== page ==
As a child, Ricardo spent many of his summer vacations working as a migrant worker.
When he was six years old, Ricardo’s family started a summer tradition of driving from their small home in San Antonio, Texas, to upstate Michigan. There, the whole family would work in the fields as seasonal farmworkers, picking strawberries and trying to earn enough money to ensure all 10 kids had what they needed when they returned to school in August.
As they traveled, his father, a widower, would often stop at truck stops to sleep in the car. It wasn’t uncommon for the family to have gas station sandwiches and snacks for breakfast, lunch and dinner.
Once they returned to San Antonio for the new school year, Ricardo would watch all his friends gather to swap stories about family vacations and summer escapades. Because he had worked all summer, Ricardo would try to spin his account of the strawberry fields into an “all-you-can-eat” buffet he and his family had visited.
Once Ricardo grew up and joined the Air Force, he made sure to stay involved in ministries for migrant children wherever the military stationed him.
Before joining Send Relief’s volunteer teams, Ricardo drove a bus through the Florida heat to pick up 99 children along a winding route to get them to church on Sunday mornings. When he discovered Camp Rock, Send Relief’s Valdosta Ministry Center, serving families and children working in carrot farms in Georgia, he immediately volunteered as a Spanish translator.
This year’s Camp Rock program had 45 migrant children participate—from kindergarten through eighth grade. The kids swam in the pond, made crafts and acted in Bible skits and they played and acted like children.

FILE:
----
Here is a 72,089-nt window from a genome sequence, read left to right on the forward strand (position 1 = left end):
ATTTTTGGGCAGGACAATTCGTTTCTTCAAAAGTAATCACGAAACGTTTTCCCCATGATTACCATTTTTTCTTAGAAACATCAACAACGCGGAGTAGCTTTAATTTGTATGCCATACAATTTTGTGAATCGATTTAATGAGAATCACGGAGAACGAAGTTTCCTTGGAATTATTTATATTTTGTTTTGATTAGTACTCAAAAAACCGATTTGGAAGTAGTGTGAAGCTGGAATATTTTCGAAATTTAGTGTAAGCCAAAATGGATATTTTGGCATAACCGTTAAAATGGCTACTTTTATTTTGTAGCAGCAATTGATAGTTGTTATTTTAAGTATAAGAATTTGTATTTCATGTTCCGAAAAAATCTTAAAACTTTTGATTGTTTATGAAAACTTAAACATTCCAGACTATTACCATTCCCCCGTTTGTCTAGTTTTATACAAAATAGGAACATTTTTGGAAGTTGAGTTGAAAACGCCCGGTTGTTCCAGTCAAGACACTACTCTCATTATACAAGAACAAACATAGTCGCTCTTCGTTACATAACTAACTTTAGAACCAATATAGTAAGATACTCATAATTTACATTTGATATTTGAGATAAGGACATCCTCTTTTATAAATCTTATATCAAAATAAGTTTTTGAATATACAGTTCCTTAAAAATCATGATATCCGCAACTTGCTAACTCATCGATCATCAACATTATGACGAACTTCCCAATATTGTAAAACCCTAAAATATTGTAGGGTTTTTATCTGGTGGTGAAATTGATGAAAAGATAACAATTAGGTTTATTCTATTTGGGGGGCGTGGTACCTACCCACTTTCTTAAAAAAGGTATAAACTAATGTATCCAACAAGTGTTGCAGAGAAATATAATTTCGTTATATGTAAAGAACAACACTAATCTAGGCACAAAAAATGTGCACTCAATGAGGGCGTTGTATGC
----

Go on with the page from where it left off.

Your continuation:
“You can tell they haven’t experienced that a lot—getting to be kids and have fun,” Camp Rock Specialist Ryann French shared. “The joy on their faces when they arrived was palpable! They kept asking us if they could come back and if camp could last longer than just the summer.”
Campers receive three hot meals a day and go home with extra meals for their older family members. One family who could not afford clothes for their children received new wardrobes for the whole family. Even more exciting, volunteers witnessed 10 new commitments to faith!
Commenting on the camp’s impact, Specialist French said, “Most families come here for a few months and rotate out with the new crops, so we have a brief window in which we can make a difference. When you look for opportunities to interact, you will find them. The language barriers become obsolete when there’s welcoming, games and joy.”
And the volunteers witness all the laughter and healing. “The church has an opportunity to step up and be an active participant in sharing the gospel no matter where people come from—every nation, tribe and tongue. Jesus was a refugee,” French explained. “He’s the basis for our faith and these experiences are life-changing! These encounters make a world of difference and it’s a reciprocal relationship—it changes our kids’ and volunteers’ lives.”
If you would like to volunteer on projects like these at Send Relief’s ministry center in Valdosta, GA, click here for more information or to sign up for a mission trip today!
In the meantime, pray for the addiction issues and human trafficking exploitation common in migrant camps and for the people impacted by it to find healing. Pray for fellow believers to recognize that the nations have come to us and that we have an extraordinary opportunity to welcome them and make them feel at home. Pray for the Send Relief staff and volunteers, like Ricardo, to continue meeting the specific needs of these children who have already experienced so much trauma.
Published December 1, 2022